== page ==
Disputes sharpen in Canadian ruling elite over its China policy
6 July 2017
Canada’s Liberal government has come under increasing fire from the media, the Conservative Official Opposition, and the trade union-backed NDP over its pursuit of closer relations with China, including a free trade deal.
The dispute is fueled by divisions within the ruling class over how it should respond to Donald Trump’s “America First” protectionist policies and Washington’s fanning of geopolitical tensions with Beijing, particularly over the South China Sea and North Korea. .
Canada’s so-called newspaper of record, the Globe and Mail, has run numerous articles in recent months raising concern about Beijing’s economic and political influence in Canada. But this campaign reached an entirely new level last month after the Liberal government approved the takeover of Vancouver-based Norsat International by a Chinese company, Hytera Communications.
A manufacturer of satellite communications devices, Norsat’s clients include the militaries of Canada, the US, and NATO.
Prime Minister Justin Trudeau has defended that Norsat takeover, saying a government review concluded that there was no risk to national security. But the Globe and the opposition have taken the government to task, saying a more comprehensive review should have been conducted. “Where other governments are wary of Chinese companies trying to take over their domestic technology firms, ours,” complained a Globe editorial, “is happy to facilitate a quick and easy sale.”
The Globe has trumpeted adverse reaction to the Norsat takeover from the military-security establishment in both Canada and the US, including two former directors of the Canadian Security Intelligence Service (CSIS) and the Pentagon. Mac Thornberry, chairman of the US House Armed Services Committee, criticized Ottawa in a statement to the Globe, declaring, “I have growing concern that countries like China are investing in various projects, exploiting the seams of regulatory structures, and using other methods to obtain key defence technologies.”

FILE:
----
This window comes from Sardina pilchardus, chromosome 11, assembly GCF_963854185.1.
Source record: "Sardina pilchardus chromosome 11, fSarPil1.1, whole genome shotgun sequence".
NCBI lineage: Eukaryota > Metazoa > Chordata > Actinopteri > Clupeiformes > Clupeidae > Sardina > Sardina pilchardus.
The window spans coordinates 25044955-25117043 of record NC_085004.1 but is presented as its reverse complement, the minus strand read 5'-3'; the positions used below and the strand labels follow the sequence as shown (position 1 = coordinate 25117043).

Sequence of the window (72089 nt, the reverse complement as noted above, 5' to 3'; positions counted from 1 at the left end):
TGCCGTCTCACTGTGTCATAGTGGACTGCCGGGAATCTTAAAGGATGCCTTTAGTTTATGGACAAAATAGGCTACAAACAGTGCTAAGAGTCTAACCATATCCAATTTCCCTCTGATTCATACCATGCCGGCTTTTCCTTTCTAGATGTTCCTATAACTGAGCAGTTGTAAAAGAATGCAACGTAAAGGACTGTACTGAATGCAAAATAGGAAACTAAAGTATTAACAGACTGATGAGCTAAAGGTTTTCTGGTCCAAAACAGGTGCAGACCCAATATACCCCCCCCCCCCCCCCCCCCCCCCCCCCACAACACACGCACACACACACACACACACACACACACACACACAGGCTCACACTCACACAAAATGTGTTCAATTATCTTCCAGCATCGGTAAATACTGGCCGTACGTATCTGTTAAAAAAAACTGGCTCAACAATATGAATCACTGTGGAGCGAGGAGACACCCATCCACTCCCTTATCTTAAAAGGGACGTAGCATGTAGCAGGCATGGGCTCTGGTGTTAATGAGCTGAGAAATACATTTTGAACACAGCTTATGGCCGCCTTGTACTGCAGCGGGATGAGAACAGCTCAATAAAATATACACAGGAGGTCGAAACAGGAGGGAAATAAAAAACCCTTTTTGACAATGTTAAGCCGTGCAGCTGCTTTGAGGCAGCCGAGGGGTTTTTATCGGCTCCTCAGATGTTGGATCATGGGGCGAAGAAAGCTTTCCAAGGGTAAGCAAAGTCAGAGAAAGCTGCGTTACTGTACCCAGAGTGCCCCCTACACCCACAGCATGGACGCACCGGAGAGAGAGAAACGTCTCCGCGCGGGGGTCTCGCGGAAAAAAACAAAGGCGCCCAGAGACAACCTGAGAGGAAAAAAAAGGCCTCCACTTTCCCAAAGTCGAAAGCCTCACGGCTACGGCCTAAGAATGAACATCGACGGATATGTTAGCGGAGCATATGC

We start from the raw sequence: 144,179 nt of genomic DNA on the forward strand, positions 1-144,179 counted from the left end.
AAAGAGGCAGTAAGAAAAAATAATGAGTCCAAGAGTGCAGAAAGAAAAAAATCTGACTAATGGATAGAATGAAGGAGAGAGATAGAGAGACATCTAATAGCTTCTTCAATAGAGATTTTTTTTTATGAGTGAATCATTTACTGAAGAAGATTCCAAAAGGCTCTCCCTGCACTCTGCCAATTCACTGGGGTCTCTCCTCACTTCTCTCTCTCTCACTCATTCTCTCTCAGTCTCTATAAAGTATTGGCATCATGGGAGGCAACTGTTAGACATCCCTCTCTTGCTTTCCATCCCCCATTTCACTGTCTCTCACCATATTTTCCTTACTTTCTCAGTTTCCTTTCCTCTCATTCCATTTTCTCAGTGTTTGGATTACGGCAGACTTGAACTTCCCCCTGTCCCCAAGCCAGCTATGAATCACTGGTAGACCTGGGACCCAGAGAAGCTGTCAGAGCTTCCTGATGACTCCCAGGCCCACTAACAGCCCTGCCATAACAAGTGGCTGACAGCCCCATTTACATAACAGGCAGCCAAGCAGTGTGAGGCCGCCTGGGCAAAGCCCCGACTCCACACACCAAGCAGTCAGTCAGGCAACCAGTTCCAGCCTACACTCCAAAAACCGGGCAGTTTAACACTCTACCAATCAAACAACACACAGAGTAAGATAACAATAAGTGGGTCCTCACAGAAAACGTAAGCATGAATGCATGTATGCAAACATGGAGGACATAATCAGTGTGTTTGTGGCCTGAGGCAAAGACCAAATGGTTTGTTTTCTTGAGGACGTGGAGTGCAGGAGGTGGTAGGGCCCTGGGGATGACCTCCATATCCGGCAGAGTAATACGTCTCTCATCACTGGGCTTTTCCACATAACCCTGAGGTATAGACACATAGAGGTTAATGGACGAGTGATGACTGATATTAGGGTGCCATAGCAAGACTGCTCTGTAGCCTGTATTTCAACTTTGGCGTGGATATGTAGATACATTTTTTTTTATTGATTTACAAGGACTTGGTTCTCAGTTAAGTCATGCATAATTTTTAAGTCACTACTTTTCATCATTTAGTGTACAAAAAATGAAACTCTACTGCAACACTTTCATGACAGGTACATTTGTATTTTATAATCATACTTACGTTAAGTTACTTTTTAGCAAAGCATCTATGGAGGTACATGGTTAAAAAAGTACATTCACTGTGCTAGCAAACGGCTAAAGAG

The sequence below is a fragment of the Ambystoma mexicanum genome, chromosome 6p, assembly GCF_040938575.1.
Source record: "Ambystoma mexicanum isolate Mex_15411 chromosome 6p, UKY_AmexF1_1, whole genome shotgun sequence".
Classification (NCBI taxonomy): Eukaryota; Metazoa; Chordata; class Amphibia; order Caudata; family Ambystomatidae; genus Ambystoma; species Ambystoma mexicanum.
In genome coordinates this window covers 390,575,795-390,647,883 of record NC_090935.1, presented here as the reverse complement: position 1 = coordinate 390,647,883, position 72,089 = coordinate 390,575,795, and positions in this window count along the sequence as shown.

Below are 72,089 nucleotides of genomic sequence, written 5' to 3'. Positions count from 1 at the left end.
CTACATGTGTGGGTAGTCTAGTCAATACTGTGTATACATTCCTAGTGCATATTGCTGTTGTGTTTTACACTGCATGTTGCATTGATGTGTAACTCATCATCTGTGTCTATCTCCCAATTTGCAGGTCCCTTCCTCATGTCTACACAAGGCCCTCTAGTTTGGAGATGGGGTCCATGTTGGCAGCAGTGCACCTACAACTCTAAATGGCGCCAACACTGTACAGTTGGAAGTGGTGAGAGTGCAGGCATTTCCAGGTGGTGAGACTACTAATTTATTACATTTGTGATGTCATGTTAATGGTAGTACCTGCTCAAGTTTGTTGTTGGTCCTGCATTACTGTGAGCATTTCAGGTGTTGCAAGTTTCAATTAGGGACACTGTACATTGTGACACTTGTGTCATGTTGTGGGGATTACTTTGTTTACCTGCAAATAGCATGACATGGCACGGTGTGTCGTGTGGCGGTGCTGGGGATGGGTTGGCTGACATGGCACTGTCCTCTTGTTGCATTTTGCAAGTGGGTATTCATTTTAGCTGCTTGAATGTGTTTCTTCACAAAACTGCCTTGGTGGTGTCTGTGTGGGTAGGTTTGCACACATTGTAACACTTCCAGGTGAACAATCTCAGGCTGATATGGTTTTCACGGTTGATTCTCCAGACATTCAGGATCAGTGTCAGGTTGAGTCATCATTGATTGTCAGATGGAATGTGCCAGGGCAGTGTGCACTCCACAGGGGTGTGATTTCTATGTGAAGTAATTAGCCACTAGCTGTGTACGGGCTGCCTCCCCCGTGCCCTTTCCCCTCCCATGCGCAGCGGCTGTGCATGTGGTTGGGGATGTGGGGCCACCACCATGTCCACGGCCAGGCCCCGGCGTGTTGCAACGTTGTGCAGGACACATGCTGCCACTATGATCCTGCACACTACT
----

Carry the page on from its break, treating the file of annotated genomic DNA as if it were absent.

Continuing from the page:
The new Conservative Party leader, Andrew Scheer, has been quick to chime in, vowing that if he were elected Prime Minister, there would be no free trade agreement with Beijing. “There are so many concerns with the Chinese government–their human rights record, the way their economy works. We don’t want to see Canadian manufacturers, Canadian workers put on a completely uneven playing field,” Scheer told Global News. The invocation of human and workers’ rights by Scheer, who boasts about his political affinity with former Primer Stephen Harper and his hard-right policies, could not be more cynical.
The New Democrats have also denounced the Norsat “giveaway” and are opposing a free trade deal with Beijing from an economic nationalist standpoint.
Scheer’s comments prompted a swift rebuke from the pro-government Chinese daily Global Times. It accused the Conservative leader of “faulty logic” and “blindness” to the benefits of a bilateral free trade agreement.
Canada’s ruling elite remains fully committed to its long-standing strategic partnership with the United States. Trudeau won the support of a substantial section of the ruling elite in 2015 on a pledge to improve and expand Canada-US relations. Over the past two years, his government has augmented Canada’s role in the US-led war in the Middle East and the NATO military build-up against Russia, and worked to establish a close partnership with the Trump administration, the most right-wing government in modern American history.
In a major foreign policy speech last month, Foreign Minister Chrystia Freeland praised Washington for its outsized expenditure of “blood” and “treasure” in upholding the capitalist world order since the Second World War and identified Russia and China—countries targeted by US imperialism as the principal obstacles to consolidation of its global hegemony—as key threats to Canada.
Canada is already deeply implicated in Washington’s military-strategic offensive against China. Stephen Harper’s Conservative government joined in the Obama administration’s anti-China “Pivot to Asia” by signing a secret military agreement with the US in 2013 to expand Canadian-US naval cooperation in the Asia-Pacific. Until Trump scuttled it, Canada was also set to join the Trans-Pacific Partnership, a US-led trade bloc aimed at economically isolating China.
Under Harper, Canada secured agreement for forward military bases in Singapore and South Korea in case of a need to deploy Canadian troops to the region. In April, Defence Minister Harjit Sajjan raised precisely this prospect when he said that Canada’s international “obligations” could cause it to go to war with North Korea in alliance with the United States, a move that would be principally aimed at weakening China and could trigger a nuclear conflagration.